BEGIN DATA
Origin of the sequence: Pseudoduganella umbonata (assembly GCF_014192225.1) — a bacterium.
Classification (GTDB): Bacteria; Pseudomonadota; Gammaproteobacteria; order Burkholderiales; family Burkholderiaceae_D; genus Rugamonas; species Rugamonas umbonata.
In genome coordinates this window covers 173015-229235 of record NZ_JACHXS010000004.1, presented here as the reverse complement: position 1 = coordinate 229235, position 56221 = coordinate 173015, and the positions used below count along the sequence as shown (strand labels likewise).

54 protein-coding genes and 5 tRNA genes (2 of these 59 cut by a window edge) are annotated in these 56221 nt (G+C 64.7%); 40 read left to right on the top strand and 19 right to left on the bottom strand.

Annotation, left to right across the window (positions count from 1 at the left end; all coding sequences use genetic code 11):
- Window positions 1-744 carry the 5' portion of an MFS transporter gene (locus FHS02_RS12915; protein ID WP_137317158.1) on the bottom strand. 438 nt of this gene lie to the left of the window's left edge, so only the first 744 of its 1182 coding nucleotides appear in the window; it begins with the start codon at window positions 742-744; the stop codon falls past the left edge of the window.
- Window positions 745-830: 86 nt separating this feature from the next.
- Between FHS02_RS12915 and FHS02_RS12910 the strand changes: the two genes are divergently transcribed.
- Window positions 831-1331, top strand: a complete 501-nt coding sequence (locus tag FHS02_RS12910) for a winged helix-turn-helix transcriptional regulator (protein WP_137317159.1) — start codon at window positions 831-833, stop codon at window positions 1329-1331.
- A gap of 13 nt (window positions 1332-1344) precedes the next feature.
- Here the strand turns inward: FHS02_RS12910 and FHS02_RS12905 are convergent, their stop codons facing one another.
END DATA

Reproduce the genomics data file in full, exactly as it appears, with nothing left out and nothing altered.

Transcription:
Origin of the sequence: Pseudoduganella umbonata (assembly GCF_014192225.1) — a bacterium.
Classification (GTDB): Bacteria; Pseudomonadota; Gammaproteobacteria; order Burkholderiales; family Burkholderiaceae_D; genus Rugamonas; species Rugamonas umbonata.
In genome coordinates this window covers 173015-229235 of record NZ_JACHXS010000004.1, presented here as the reverse complement: position 1 = coordinate 229235, position 56221 = coordinate 173015, and the positions used below count along the sequence as shown (strand labels likewise).

54 protein-coding genes and 5 tRNA genes (2 of these 59 cut by a window edge) are annotated in these 56221 nt (G+C 64.7%); 40 read left to right on the top strand and 19 right to left on the bottom strand.

Annotation, left to right across the window (positions count from 1 at the left end; all coding sequences use genetic code 11):
- Window positions 1-744 carry the 5' portion of an MFS transporter gene (locus FHS02_RS12915; protein ID WP_137317158.1) on the bottom strand. 438 nt of this gene lie to the left of the window's left edge, so only the first 744 of its 1182 coding nucleotides appear in the window; it begins with the start codon at window positions 742-744; the stop codon falls past the left edge of the window.
- Window positions 745-830: 86 nt separating this feature from the next.
- Between FHS02_RS12915 and FHS02_RS12910 the strand changes: the two genes are divergently transcribed.
- Window positions 831-1331, top strand: a complete 501-nt coding sequence (locus tag FHS02_RS12910) for a winged helix-turn-helix transcriptional regulator (protein WP_137317159.1) — start codon at window positions 831-833, stop codon at window positions 1329-1331.
- A gap of 13 nt (window positions 1332-1344) precedes the next feature.
- Here the strand turns inward: FHS02_RS12910 and FHS02_RS12905 are convergent, their stop codons facing one another.